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My name is Lisa and I'm a crafty girl with wanderlust working as an engineer by day. My blog chronicles projects in my home as well as pictures and stories from my travels.

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Thursday
Jan312013

Taking Out the Garbage in Japan

In the U.S. taking out the garbage is easy. I have a bin for recycling and for regular garbage and on the assigned day of the week for my street, Monday, I pull the bins out to the curb for pick up. When I get home from work the bins are empty and I roll them back into my garage. With only one day a week with only two bins to deal with it is super simple.

When I was living in Japan it was a different story for me. In the U.S. in most areas we don't have to separate our recycling but in Japan you do. To an outsider it can be a little confusing with all the different categories and rules for sorting and disposal.

Among the expat community garbage stories abounded. There was the person who wasn't sure how to dispose of Pringles cans so he saved them in a bag and left them in the hotel room he stayed at the night before moving back to his home country. There was the person who accidentally put a fruit peel in the wrong bin at work and came back from a meeting to find that a Japanese co-worker had put it back on his desk. And of course there were several stories of people decided to ship something back home to throw away there rather than figure out how to get rid of the item in Japan.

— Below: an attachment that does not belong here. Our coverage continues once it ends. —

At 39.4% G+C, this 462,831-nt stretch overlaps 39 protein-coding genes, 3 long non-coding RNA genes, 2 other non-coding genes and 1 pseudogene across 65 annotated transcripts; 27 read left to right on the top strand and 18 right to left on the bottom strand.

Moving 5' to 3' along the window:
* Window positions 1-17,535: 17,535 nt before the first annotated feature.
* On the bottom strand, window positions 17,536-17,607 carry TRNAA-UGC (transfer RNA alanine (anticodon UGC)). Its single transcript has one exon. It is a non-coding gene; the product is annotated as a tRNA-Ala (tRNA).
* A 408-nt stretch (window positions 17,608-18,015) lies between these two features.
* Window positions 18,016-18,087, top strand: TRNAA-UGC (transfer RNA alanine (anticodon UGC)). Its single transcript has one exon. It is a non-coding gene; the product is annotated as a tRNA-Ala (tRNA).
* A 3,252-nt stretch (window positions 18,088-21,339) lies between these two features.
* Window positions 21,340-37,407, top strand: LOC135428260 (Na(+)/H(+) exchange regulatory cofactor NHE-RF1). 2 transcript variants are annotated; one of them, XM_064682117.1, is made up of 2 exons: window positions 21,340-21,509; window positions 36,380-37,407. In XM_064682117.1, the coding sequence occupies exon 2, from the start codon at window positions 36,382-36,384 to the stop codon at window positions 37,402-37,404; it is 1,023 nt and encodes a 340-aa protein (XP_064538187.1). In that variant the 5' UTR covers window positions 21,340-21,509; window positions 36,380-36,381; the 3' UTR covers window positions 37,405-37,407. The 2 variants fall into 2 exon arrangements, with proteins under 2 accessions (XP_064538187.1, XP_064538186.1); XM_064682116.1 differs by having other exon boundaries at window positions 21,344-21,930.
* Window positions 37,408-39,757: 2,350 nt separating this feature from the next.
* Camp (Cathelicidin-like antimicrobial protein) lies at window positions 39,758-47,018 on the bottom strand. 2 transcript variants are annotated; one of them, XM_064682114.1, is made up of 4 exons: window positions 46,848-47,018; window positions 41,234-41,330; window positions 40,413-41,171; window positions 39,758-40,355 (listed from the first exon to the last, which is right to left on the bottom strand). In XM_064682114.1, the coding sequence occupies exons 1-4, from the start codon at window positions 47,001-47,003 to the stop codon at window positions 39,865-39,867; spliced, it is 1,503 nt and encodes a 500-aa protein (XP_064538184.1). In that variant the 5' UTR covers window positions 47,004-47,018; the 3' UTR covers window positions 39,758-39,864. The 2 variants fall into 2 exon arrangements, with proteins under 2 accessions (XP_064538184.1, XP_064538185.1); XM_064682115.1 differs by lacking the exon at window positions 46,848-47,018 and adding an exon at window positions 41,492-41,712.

Personally, I had a co-worker explain to me that I was throwing out my soda bottles in the wrong manner at work. First, you rinse the bottle. Then you remove the cap and label with each going in a separate bin. Finally you put the bottle in a crusher apparatus you stomp on with your foot and then place the bottle in the plastic bin. This all may seem ridiculous but until you have lived it, it is a little hard to understand how it can be that complicated.

Needless to say, when I first moved to Japan I was a bit preoccupied with my garbage. I didn't want to be the clueless foreigner who was doing it wrong not to mention that if you make a mistake they simply won't take your bag.

First you have to have the proper bags. Each town has local bags that are marked with the town name and what type of garbage should go inside. They are clear so that the contents can easily be seen and the labeling is color coded. Where I lived in Toyota City plastic went in a black bag, burnable went in a green bag and metal went in a blue bag for example. My friends who lived in Nagoya had completely different bags with different colors.